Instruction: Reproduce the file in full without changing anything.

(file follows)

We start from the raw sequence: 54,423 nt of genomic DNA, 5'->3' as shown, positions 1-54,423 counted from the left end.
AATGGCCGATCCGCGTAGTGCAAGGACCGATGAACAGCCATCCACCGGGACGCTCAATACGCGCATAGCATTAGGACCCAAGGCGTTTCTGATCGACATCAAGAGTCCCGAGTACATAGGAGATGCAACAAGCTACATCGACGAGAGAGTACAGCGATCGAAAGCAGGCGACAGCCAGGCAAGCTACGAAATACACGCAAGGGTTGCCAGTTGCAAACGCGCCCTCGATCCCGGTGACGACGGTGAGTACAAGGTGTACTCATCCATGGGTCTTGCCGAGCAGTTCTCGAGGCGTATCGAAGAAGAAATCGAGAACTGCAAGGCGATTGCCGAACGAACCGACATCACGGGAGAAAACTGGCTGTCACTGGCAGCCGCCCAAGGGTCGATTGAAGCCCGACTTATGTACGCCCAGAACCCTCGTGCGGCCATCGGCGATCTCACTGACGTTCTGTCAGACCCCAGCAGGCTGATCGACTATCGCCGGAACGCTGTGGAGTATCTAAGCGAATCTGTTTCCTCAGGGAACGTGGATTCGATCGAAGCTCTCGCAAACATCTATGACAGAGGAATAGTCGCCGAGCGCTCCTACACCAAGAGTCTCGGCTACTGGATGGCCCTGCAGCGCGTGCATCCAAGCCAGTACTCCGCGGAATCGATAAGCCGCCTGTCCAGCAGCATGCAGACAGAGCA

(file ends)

We start from the raw sequence: 54,423 nt of genomic DNA, 5'->3' as shown, positions 1-54,423 counted from the left end.
AATGGCCGATCCGCGTAGTGCAAGGACCGATGAACAGCCATCCACCGGGACGCTCAATACGCGCATAGCATTAGGACCCAAGGCGTTTCTGATCGACATCAAGAGTCCCGAGTACATAGGAGATGCAACAAGCTACATCGACGAGAGAGTACAGCGATCGAAAGCAGGCGACAGCCAGGCAAGCTACGAAATACACGCAAGGGTTGCCAGTTGCAAACGCGCCCTCGATCCCGGTGACGACGGTGAGTACAAGGTGTACTCATCCATGGGTCTTGCCGAGCAGTTCTCGAGGCGTATCGAAGAAGAAATCGAGAACTGCAAGGCGATTGCCGAACGAACCGACATCACGGGAGAAAACTGGCTGTCACTGGCAGCCGCCCAAGGGTCGATTGAAGCCCGACTTATGTACGCCCAGAACCCTCGTGCGGCCATCGGCGATCTCACTGACGTTCTGTCAGACCCCAGCAGGCTGATCGACTATCGCCGGAACGCTGTGGAGTATCTAAGCGAATCTGTTTCCTCAGGGAACGTGGATTCGATCGAAGCTCTCGCAAACATCTATGACAGAGGAATAGTCGCCGAGCGCTCCTACACCAAGAGTCTCGGCTACTGGATGGCCCTGCAGCGCGTGCATCCAAGCCAGTACTCCGCGGAATCGATAAGCCGCCTGTCCAGCAGCATGCAGACAGAGCA